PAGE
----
The worsening viral outbreak coincides with the impending expiration of two federal unemployment programs at year’s end that could eliminate benefits for 9.1 million people, according to a report from The Century Foundation. Congress has so far failed to agree on any new stimulus package for jobless individuals and struggling businesses. The cutoff of aid will sharply reduce income for the unemployed, force a further reduction in their spending and perhaps weaken the economy.
First-time jobless claims fall to 751,000 as GDP soars 33.1%
The expiration of benefits will make it harder for the unemployed to make rent payments, afford food or keep up with utility bills. Most economists agree that because unemployed people tend to quickly spend their benefits, such aid is effective in boosting the economy.
Cutting off benefits with several million people still unemployed would be unusually early compared with previous recessions. In the Great Recession of 2008-2009, the government extended unemployment benefits to 99 weeks, and the additional aid lasted through 2013. When that program ended, about 1.3 million people lost benefits -- a fraction of the number who would lose their aid at the end of this year.
In March and April, when the pandemic erupted in the United States, tens of millions of people applied for jobless aid. Though many of them have been rehired or have landed new jobs, those who haven’t found work began exhausting their six months of state aid as early as September.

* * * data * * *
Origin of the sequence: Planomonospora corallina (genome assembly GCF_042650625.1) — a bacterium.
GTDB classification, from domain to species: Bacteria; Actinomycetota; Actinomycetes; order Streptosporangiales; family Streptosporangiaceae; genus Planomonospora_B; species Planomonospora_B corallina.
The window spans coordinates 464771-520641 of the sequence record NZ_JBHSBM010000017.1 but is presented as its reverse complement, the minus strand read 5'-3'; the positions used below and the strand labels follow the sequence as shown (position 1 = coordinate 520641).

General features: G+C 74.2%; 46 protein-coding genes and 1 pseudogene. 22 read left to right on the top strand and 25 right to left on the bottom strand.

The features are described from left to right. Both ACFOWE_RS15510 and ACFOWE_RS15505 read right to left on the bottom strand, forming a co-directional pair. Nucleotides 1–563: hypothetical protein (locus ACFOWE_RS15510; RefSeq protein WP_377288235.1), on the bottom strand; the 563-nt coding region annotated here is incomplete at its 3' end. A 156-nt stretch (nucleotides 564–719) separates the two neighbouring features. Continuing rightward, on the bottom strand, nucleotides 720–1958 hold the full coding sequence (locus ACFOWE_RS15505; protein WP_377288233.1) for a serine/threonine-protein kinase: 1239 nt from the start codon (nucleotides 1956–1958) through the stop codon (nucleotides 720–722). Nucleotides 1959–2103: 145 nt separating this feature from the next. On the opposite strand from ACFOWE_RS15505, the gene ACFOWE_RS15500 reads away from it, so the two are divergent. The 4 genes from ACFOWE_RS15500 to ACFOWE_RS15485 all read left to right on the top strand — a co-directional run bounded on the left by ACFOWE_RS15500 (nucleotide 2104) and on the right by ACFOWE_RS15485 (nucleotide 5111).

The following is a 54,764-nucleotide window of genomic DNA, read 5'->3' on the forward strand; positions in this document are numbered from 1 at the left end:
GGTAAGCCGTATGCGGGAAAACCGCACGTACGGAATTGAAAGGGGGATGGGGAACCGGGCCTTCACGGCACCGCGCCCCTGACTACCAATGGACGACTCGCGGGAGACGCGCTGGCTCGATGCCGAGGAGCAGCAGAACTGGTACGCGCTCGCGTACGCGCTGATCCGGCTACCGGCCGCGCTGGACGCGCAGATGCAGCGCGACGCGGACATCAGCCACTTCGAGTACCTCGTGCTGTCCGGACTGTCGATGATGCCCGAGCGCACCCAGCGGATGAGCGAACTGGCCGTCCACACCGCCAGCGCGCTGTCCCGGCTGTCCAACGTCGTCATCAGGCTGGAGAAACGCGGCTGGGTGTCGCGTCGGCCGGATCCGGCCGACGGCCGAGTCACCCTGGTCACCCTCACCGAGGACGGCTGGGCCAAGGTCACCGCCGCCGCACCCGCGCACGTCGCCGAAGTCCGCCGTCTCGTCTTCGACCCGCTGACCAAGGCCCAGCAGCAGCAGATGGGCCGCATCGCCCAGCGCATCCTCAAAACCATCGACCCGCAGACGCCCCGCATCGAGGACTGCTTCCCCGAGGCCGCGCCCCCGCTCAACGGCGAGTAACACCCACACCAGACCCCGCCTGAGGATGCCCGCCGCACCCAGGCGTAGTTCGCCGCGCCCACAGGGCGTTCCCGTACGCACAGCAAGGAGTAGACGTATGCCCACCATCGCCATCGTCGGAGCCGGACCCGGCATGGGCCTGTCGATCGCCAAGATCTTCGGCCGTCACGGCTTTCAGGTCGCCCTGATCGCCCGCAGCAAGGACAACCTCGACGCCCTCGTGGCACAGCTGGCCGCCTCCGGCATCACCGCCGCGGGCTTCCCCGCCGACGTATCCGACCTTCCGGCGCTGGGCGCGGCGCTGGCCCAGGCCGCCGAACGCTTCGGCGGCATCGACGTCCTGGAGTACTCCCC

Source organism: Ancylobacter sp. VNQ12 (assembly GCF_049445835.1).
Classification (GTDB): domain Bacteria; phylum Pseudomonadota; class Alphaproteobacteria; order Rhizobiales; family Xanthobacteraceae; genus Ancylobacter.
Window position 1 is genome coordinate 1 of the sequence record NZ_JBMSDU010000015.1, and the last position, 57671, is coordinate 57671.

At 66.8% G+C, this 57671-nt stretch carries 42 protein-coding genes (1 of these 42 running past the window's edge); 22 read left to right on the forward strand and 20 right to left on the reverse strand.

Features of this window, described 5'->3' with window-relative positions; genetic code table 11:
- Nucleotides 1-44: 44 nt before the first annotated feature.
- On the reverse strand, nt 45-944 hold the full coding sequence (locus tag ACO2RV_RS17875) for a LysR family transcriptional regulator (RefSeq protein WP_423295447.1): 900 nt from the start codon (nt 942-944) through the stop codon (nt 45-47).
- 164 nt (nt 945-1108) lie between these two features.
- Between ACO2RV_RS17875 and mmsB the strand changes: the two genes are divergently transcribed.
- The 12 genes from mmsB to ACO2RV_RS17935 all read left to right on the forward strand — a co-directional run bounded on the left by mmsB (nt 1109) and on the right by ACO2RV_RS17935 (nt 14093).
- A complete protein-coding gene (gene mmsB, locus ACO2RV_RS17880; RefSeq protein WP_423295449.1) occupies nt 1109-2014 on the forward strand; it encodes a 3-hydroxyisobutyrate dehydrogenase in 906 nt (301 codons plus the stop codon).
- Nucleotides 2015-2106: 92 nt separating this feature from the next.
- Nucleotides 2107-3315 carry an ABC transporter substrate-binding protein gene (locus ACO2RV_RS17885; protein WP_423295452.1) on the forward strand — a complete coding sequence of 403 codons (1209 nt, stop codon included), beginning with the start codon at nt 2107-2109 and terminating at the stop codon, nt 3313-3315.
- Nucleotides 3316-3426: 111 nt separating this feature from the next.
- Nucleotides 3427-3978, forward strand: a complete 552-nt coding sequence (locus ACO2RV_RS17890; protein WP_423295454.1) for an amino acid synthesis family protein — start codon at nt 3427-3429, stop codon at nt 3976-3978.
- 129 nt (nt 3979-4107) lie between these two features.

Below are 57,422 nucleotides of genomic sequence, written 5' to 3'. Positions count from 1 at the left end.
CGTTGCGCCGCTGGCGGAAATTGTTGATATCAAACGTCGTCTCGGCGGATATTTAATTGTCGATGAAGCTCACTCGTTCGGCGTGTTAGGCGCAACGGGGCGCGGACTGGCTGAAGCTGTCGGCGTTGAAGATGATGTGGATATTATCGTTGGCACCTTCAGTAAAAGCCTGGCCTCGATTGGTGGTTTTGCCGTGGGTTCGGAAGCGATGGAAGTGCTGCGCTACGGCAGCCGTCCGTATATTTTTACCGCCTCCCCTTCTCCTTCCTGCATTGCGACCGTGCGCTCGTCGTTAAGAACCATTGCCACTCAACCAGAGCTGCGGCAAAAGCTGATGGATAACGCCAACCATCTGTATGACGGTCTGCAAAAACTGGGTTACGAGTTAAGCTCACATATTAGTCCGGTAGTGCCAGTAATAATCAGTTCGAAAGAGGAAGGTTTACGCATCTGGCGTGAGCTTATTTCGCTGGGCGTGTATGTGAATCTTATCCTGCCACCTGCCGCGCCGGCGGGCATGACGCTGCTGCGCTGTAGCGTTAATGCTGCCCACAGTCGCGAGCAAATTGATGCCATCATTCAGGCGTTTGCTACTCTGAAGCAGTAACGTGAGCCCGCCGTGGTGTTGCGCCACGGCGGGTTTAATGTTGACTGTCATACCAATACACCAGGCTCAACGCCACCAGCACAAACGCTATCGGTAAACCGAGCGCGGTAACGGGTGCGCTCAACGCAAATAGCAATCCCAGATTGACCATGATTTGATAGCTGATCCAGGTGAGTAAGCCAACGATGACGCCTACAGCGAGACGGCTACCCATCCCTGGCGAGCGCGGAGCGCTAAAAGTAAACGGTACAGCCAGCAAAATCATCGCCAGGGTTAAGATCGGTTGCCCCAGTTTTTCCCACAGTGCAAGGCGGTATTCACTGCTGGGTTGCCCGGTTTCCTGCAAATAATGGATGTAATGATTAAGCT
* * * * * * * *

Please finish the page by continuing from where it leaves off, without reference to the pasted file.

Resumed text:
Democrats and Republicans on Capitol Hill continue to be at odds over the passage of a $3 trillion stimulus relief bill, which President-elect Joe Biden is supporting.
In its weekly internal report, the White House Coronavirus Task Force warned of an “aggressive, unrelenting” spread of the coronavirus across the country “without evidence of improvement but rather, further deterioration,” a senior administration official said Tuesday. The official, who spoke on condition of anonymity to discuss private deliberations, said the task force concluded existing efforts to slow the spread “are inadequate and must be increased to flatten the curve” and that Thanksgiving travel and gatherings could “amplify transmission considerably.”
On Tuesday, Senate Majority Leader Mitch McConnell said, “The next few days will tell us a lot about whether Congress can pull off the bipartisan, bicameral appropriations process that I believe both sides would like to deliver.”
Top government officials are hoping to secure overall funding totals for a massive 12-bill spending package, which would prevent a government shutdown Dec. 11, by the end of the week.
“Our colleagues on the committee and their counterparts in the House need to continue their bicameral discussions and settle on top-line dollar amounts for each separate bill,” McConnell said Tuesday on the Senate floor. “I hope they will be able to reach this broad agreement by the end of this very week.”
The relief bill was passed by the Democratic-controlled House earlier this year. It would provide $3 trillion in relief for state and local governments, direct cash payments to individuals, assistance for renters and more. It was not taken up in the Republican-controlled Senate. Negotiations on a relief package between Congress and the White House stalled before the election.